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Combining Wet and Dry Ingredients: Methods

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Combining Wet and Dry Ingredients: Methods

jlafler | Jan 13, 2011 06:21 PM

I recently made the banana bread recipe from the 1997 edition of The Joy of Cooking. The recipe uses what it admits is an unusual order for combining the ingredients:
1) cream together butter and sugar in a stand mixer
2) add dry ingredients and beat in thoroughly ("until the consistency of brown sugar")
3) beat in eggs
4) fold in mashed banana and chopped pecans.

This resulted in what was undoubtedly the best banana bread I've ever eaten -- moist and very tender. Of course, the typical quick bread recipe would probably be something like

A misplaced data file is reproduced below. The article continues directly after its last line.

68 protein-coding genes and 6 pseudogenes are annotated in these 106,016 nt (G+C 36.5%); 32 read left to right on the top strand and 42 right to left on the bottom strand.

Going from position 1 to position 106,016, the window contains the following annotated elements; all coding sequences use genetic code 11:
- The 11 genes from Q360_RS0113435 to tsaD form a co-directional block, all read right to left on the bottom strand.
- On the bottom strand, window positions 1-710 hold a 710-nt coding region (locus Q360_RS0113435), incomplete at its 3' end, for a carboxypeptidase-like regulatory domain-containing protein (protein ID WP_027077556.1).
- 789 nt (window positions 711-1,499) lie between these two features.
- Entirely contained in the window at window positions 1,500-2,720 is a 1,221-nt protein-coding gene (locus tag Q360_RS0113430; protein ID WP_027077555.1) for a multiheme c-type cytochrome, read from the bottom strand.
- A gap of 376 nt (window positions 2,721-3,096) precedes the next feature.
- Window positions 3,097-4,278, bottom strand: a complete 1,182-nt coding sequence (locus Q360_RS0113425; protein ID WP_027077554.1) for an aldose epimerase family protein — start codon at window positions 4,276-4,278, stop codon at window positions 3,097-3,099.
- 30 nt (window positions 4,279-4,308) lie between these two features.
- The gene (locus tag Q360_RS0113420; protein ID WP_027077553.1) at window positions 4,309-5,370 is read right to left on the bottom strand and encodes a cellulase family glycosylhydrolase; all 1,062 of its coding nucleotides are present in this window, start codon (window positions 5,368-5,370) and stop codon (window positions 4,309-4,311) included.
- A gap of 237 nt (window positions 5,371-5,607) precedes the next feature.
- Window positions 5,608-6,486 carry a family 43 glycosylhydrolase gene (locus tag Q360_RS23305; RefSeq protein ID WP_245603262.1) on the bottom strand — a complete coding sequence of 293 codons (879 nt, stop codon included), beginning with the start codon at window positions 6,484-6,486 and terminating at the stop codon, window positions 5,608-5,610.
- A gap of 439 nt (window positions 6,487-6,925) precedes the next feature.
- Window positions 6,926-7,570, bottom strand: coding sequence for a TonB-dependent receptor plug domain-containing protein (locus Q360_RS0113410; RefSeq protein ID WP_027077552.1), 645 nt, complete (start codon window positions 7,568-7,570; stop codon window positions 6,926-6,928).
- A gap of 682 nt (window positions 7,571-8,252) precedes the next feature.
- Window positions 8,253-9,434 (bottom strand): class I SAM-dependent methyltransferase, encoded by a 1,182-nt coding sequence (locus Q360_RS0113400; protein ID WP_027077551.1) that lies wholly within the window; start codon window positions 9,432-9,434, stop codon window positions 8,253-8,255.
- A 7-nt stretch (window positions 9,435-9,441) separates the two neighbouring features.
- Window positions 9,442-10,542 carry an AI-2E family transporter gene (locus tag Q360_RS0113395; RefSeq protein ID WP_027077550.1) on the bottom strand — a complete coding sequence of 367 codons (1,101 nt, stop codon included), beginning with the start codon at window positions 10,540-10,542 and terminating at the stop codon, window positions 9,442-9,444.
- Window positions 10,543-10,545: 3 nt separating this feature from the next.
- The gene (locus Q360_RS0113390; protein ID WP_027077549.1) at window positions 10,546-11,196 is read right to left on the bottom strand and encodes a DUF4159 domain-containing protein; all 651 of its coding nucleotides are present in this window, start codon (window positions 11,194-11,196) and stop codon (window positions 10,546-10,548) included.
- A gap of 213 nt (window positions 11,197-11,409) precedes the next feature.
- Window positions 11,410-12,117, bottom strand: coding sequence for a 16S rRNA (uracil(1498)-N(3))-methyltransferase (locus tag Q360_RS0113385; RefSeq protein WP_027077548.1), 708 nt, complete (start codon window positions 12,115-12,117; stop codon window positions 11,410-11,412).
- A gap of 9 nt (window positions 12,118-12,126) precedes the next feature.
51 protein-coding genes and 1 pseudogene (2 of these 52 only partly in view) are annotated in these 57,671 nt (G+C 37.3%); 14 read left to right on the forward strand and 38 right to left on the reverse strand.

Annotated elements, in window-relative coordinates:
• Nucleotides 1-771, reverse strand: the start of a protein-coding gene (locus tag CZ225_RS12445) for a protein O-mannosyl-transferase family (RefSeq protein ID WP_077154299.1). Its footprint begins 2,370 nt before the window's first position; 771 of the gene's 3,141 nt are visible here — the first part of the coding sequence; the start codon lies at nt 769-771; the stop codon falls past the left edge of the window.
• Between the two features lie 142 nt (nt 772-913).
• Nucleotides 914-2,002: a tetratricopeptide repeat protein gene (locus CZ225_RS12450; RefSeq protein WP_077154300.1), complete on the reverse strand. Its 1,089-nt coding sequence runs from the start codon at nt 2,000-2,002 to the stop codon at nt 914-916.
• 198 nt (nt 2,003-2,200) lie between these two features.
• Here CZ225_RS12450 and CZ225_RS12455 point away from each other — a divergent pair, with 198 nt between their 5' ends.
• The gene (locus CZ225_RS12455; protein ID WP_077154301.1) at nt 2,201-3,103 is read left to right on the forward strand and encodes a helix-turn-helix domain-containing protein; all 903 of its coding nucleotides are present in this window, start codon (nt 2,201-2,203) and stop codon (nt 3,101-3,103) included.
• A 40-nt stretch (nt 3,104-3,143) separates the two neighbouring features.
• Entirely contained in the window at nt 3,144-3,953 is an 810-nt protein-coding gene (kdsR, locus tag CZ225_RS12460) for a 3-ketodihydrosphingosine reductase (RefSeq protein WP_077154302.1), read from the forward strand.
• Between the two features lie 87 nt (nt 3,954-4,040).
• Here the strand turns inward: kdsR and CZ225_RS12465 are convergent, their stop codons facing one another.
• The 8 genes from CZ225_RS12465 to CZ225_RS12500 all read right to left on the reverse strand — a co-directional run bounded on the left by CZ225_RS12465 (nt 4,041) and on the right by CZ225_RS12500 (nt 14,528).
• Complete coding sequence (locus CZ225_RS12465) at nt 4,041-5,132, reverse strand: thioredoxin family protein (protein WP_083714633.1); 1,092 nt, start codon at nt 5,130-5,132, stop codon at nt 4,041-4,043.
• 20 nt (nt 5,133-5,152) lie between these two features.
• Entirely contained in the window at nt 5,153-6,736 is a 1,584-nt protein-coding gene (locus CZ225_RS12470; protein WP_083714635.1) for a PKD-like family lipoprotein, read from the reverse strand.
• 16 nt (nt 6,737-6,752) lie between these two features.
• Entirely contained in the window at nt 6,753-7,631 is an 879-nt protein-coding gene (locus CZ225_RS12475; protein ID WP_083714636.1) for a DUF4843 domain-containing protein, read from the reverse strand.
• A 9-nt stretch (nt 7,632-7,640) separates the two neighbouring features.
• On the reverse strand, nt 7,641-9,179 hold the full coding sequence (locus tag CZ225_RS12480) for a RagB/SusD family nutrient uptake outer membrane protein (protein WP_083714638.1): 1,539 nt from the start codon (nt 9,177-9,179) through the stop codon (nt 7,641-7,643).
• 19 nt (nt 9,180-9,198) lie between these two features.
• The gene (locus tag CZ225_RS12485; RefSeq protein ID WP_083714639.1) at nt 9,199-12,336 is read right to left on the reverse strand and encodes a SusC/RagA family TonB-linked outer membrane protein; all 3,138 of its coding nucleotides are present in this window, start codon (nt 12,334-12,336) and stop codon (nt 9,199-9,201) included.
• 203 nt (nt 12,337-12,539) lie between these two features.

1) cream together butter and sugar
2) add eggs and bananas
3) mix in dry ingredients
4) fold in chopped pecans.

When I think of it, the first method makes a lot of sense (always assuming you have a stand mixer; without it, it would be incredibly tedious) because it's more like a pastry recipe -- cutting shortening and dry ingredients together, then adding the wet, thus avoiding developing the gluten too much. I'm wondering if I ought to try this with other quick bread recipes.

Any thoughts?

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